Fish and Aquatic Life
The Clark County Health Care Center (CCHCC) discharges treated wastewater to the North Fork Popple River. The CCHCC completed a facility upgrade in spring, 1996 to reduce the number of suspended solids violations. The rehabilitation of one wastewater treatment cell in the fall of 1996 has allowed the treatment system to operate optimally. This facility discharges to the North Fork Popple River in spring and fall (Pietz). Macroinvertebrate samples collected in 1990, below the CCHCC discharge, resulted in HBI values indicating some organic loading (WDNR, 1990).
Dorchester discharges to an intermittent tributary to the North Fork Popple River, and is classified in NR104 as a limited forage fishery stream. The Dorchester WWTP upgraded its facility in 1993 and has met permit limits since then, except for one period in June, 1996 (Pietz). Since the plant upgrade occurred in 1993, a water quality standards review should be conducted on the intermittent stream that receives the Dorchester discharge to document any water quality changes.
The upper reaches of the North Fork Popple River may experience large yearly variations in stream flows. It is thought that the river can only support a sport fishery during wet years. Anecdotal evidence indicates that a sport fishery has not existed in the upper reaches since the early 1980's. A fish kill in June 1996 confirmed the existence of a forage fishery in the upper five miles of this river. Runoff from manure spread too close to drainage ditches was determined as the cause of the fish kill. The breakdown of this organic waste robbed the water of all its oxygen. This river has low flow, a low gradient and little in-stream habitat for fish. Cattle commonly graze the streambanks (Talley).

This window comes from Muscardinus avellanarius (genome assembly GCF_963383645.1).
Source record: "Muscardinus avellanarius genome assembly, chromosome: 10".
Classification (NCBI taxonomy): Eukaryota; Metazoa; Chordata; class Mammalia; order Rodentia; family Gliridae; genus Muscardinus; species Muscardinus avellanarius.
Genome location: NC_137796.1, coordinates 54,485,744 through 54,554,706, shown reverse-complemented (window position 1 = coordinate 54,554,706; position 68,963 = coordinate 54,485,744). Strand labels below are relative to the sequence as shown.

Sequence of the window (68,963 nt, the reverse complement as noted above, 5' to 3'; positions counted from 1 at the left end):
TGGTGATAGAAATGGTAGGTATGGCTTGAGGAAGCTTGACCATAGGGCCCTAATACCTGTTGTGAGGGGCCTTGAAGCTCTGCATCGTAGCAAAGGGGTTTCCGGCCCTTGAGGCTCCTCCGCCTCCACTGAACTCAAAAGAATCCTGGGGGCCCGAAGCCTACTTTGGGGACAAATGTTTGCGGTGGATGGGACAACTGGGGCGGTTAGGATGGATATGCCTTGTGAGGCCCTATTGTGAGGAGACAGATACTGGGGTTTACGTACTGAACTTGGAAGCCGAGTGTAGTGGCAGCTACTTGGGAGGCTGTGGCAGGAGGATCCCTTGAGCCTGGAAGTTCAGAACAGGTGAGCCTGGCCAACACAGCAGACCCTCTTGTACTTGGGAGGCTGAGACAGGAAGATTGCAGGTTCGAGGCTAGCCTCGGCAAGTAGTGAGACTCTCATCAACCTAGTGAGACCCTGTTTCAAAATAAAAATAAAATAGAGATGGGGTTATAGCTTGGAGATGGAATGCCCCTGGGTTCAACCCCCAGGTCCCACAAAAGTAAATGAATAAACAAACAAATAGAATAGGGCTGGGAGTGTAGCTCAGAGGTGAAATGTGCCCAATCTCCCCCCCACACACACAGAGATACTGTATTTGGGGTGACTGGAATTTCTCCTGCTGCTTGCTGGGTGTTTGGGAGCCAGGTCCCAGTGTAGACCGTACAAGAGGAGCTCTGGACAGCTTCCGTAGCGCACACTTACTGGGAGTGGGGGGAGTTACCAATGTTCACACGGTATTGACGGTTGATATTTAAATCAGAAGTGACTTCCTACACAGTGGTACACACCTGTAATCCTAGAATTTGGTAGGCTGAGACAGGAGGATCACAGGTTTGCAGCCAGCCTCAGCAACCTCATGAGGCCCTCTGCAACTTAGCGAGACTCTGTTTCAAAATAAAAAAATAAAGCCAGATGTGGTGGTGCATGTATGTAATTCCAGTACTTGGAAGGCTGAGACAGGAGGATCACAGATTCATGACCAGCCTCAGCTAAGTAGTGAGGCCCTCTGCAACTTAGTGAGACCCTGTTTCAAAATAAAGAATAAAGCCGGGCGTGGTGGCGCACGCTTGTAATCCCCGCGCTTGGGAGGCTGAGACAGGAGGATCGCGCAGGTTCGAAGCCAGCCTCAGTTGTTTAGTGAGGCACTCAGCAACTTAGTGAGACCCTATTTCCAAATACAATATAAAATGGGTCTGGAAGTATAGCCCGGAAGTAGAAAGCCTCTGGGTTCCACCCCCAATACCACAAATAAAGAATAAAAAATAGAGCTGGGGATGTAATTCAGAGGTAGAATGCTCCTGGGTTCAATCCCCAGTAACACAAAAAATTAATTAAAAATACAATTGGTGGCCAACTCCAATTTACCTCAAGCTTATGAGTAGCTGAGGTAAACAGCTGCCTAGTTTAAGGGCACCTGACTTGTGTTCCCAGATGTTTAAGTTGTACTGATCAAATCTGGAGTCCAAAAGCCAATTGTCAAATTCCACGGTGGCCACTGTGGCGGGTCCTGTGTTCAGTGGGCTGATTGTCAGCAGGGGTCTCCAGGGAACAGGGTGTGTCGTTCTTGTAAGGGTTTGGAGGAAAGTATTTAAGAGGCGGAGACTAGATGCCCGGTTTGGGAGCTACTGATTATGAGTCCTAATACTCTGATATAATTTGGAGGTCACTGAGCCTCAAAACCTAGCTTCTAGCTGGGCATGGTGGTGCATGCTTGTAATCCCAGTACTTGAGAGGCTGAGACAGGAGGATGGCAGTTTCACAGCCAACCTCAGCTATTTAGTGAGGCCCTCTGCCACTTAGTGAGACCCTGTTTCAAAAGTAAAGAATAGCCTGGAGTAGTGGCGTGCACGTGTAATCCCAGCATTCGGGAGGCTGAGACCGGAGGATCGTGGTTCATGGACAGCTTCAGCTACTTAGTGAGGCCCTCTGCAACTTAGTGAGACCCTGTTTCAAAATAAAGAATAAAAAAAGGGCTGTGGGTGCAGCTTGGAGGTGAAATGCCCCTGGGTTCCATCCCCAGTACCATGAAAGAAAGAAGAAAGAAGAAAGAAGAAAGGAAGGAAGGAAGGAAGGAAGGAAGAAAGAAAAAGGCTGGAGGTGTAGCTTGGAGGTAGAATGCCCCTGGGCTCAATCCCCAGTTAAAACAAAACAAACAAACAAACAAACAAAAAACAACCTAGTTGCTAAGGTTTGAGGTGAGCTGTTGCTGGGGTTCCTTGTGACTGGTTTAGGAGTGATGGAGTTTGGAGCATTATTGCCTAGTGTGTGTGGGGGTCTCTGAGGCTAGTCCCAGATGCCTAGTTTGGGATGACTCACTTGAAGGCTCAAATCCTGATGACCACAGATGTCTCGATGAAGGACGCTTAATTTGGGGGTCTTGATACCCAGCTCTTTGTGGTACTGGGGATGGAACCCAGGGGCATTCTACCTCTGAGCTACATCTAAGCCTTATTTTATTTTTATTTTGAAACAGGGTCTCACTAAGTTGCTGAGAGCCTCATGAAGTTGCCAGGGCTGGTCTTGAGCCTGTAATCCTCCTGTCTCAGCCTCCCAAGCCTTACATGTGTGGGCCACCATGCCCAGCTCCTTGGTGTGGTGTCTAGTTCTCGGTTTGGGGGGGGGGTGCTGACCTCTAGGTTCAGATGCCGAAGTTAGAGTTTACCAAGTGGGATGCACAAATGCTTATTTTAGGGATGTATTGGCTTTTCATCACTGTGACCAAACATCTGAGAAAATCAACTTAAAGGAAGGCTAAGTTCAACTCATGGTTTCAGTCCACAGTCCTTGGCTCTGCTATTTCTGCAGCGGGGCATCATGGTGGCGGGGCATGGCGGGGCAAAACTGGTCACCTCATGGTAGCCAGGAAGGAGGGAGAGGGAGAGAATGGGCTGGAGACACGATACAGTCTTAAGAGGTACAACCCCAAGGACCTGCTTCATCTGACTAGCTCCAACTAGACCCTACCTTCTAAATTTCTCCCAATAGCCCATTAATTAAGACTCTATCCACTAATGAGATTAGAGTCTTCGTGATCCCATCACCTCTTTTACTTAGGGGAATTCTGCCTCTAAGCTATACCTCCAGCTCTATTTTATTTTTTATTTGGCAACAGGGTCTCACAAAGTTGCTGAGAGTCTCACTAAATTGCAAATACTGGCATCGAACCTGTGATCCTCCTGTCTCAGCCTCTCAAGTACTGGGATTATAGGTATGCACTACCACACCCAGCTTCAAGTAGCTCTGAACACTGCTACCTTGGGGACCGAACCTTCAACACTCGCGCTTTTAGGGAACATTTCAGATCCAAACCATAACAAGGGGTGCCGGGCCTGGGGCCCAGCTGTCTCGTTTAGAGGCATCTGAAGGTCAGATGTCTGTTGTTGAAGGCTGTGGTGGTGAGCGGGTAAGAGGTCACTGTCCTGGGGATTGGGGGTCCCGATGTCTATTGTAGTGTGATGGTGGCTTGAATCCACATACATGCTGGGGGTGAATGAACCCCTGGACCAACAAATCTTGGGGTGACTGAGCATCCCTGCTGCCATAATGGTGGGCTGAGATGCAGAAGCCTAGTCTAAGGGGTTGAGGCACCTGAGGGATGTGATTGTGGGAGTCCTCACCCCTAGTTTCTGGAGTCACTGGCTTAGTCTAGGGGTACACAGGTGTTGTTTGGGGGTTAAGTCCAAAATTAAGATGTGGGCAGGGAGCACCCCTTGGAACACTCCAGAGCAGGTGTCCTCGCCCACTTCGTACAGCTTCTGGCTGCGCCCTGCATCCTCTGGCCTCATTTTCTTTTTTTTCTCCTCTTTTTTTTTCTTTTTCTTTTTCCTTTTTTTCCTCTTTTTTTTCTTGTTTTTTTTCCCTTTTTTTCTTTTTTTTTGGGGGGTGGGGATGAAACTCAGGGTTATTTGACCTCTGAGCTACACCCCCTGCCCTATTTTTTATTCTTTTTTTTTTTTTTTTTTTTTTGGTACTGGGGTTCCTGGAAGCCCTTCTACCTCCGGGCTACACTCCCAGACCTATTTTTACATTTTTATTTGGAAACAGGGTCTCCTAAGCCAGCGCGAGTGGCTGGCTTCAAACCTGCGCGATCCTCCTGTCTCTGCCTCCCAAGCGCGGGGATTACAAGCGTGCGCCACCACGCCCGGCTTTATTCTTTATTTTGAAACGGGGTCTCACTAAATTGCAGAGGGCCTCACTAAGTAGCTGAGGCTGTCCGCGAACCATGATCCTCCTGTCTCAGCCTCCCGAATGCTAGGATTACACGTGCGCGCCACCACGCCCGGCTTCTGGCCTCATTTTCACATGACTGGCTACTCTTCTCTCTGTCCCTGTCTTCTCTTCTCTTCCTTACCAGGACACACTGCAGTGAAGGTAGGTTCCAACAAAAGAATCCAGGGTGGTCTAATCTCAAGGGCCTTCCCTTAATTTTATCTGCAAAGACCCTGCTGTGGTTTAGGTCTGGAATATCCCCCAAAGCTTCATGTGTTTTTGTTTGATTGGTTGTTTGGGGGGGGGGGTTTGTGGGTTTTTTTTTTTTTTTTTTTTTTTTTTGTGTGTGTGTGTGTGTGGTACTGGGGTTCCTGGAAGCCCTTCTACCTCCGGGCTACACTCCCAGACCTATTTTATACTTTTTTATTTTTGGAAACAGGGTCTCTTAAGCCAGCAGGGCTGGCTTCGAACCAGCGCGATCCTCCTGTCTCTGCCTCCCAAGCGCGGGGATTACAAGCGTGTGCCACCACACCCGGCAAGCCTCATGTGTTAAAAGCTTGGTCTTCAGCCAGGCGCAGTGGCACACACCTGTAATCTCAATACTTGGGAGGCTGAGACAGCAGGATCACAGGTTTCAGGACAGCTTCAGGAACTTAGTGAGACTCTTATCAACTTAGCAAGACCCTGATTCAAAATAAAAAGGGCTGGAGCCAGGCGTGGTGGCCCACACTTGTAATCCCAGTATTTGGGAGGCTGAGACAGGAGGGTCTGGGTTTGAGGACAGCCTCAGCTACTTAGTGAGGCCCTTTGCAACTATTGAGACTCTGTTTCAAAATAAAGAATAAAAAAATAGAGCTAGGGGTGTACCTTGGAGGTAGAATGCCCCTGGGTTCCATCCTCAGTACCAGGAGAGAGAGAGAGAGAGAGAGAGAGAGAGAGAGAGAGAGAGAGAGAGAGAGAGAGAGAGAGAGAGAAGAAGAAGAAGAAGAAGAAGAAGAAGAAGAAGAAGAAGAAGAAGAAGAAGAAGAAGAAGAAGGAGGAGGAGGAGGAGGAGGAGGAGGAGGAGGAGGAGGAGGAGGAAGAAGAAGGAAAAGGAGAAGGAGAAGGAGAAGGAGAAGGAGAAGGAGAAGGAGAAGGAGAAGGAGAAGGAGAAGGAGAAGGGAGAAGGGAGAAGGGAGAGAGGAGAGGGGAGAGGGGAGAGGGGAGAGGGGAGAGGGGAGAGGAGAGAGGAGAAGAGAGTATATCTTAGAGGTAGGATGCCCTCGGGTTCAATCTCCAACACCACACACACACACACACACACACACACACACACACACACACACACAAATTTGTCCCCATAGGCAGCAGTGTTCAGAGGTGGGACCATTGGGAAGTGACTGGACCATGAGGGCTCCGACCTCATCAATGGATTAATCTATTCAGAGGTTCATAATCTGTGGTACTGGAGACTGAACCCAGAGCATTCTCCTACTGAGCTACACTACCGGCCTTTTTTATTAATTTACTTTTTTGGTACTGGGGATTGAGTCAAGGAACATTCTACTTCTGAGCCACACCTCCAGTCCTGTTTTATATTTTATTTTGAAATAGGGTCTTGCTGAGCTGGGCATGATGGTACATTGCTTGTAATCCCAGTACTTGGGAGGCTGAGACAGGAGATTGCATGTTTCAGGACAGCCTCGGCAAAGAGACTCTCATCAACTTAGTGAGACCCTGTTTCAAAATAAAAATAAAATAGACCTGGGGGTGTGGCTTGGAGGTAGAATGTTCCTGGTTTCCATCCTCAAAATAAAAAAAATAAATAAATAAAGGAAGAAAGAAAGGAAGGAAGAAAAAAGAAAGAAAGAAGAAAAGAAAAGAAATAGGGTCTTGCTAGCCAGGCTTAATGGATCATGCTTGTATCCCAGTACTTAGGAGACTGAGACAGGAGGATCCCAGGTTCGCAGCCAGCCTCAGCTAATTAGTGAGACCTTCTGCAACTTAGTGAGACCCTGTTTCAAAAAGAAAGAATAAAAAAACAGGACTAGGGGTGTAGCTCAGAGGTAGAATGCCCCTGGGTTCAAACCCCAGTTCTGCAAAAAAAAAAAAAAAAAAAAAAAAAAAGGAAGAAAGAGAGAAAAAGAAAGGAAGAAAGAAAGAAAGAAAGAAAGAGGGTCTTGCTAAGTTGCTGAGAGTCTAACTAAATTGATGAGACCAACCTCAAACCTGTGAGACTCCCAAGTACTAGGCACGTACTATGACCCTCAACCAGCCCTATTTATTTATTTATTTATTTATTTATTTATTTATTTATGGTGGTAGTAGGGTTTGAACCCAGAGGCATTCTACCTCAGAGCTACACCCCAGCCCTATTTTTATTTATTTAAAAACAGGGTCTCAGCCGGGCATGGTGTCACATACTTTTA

The expansion of HWY 29 resulted in the sale of county land around the Clark County Health Care Center to the Department of Transportation. Wetland mitigation of approximately 100 acres took place on this property. Much of this land was previously in agricultural production. About one mile of streambank is now protected (Strand).
From: Koperksi, Cindy. 1999. Black River Water Quality Management Plan (draft). Wisconsin Department of Natural Resources, Madison, WI.
Author Cynthia Koperski
North Fork of Poplar River T28N, R1W, S8, Surface Acres = 54.4, Miles = 20.4.
The North Fork of Poplar River is a clear, medium hard water stream that flows southward to join the south fork and form the main river. It appears to have a high gradient. Smallmouth bass and panfish constitute the fishery. About 70 percent of the watershed area is cleared for agricultural purposes. Waterfowl and furbearers are present. There are 2.4 miles of public frontage including a small park area. There is an unimproved boat landing at the park. Light boat traffic is possible, but portages are necessary except during high water conditions. Access is available at thirteen road crossings.
From: Klick, Thomas A. and C.W. Threinen, 1965. Surface Water Resources of Clark County: Lake and Stream Classification Project. Wisconsin Conservation Department, Madison, WI.
Author Aquatic Biologist